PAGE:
Princess of Tides — Hunting Island, South Carolina, Part II.

IMG_3477Zoe was bred to be a water dog.  And she is true to her breed, following her nose to any body of water large enough for a swim.  But in Alaska, she mostly swam in fresh water and did not have many opportunities to be an ocean beach bum.  She was blissful during our week on Hunting Island–salty, soggy, and smiling–with twice-daily romps in the waves–often with no one else around.

Hunting Island-117We all spent most of our time on the beach.  It was about four miles long and wasn’t just an ordinary stretch of sand.  The more we walked, the more we discovered.  The campground was near the north end of the beach and a walk to the north often meant solitude.

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Looking north at low tide.  Just Zoe.

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Curve where north end meets the estuary

After about half a mile the beach ends, curving around into the tidal estuary.  There were lots of shells, and some sand dollars and sharks’ teeth.  We saw a few horseshoe crabs, which intrigued Zoe.

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You can see the crab legs working--a push up and forward, then hunker down.

These prehistoric-looking crabs move ponderously.  The legs push the shell up, stalky eyes peer ahead, it scoots forward a bit, then hunkers down, to slowly repeat the process.

Where the campground abutted the beach, there often were several people shore casting and they were actually catching fish.  So were the dolphins, which trolled back and forth offshore, accompanied by gulls, in what looked like fertile fishing grounds.

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A redfish. I was told it was too big to keep because it’s spawning size.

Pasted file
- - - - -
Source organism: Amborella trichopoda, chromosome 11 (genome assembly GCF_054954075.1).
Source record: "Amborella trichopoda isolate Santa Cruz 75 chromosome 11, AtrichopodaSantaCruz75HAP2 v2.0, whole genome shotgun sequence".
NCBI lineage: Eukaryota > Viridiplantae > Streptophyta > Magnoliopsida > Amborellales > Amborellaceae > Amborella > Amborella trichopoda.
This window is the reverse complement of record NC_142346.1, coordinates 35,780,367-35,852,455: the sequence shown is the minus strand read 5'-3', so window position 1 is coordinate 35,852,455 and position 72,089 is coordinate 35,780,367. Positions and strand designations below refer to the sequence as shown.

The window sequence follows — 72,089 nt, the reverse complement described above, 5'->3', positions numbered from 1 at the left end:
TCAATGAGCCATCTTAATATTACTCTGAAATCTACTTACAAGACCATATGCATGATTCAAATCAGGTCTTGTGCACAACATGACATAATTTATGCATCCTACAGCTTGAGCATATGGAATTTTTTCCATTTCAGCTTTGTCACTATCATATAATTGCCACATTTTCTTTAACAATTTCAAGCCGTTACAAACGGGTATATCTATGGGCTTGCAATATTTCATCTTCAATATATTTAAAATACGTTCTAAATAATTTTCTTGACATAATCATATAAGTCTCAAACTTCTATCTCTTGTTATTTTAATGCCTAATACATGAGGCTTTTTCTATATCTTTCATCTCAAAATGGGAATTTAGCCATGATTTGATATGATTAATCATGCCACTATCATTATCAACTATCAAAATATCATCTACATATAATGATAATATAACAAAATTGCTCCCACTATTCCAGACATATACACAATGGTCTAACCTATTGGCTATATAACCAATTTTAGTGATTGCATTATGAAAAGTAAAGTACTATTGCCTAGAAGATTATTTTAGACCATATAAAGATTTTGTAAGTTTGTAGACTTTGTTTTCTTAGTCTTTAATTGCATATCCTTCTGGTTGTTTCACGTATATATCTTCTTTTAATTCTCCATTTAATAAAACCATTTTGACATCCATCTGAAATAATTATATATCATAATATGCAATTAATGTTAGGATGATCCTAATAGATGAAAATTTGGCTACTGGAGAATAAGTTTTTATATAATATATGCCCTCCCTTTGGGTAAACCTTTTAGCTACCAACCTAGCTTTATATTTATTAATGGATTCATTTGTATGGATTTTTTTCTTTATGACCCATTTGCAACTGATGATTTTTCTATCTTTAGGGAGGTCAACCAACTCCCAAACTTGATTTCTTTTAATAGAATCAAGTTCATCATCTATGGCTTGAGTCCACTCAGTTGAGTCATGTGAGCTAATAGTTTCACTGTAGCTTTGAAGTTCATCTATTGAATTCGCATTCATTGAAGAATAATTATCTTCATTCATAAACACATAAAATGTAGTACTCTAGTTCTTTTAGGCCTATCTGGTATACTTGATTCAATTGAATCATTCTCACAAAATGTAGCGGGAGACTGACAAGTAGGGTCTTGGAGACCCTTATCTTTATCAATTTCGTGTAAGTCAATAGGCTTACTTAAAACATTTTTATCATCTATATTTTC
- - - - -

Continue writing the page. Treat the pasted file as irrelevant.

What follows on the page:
Heading south on the beach, there was a sandy expanse inshore with a minnow-rich marsh pond, a resident egret, scores of crabs, and deer and raccoon tracks crisscrossing the sand.

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But the most intriguing part of the beach was the drowned forest, where the sea has encroached on the trees, leaving a ghostly landscape of the skeletons of palms, pines, and hardwoods surrounded by sand and water.

Hunting Island-103Hunting Island-115Hunting Island-120Hunting Island-116Hunting Island-406Except at full low tide, it was difficult to round the point of live trees bordering the drowned forest, so we would take a path through the woods to get to the next part of the beach.

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The path’s tall trees were full of woodpeckers and one day while watching the birds, I startled two good-sized beetles rolling a dog turd down the center of the path, trying to navigate the roots. I felt like I was watching a Nature Channel show on African dung beetles.

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It was utterly fascinating.  They worked together quite effectively and had gnats hitchhiking on their backs, apparently waiting for their turn at the table.  We found that quite a few people at Hunting Island did not clean up after their dogs.  A shame, but, in this case, it made some beetles and gnats very happy.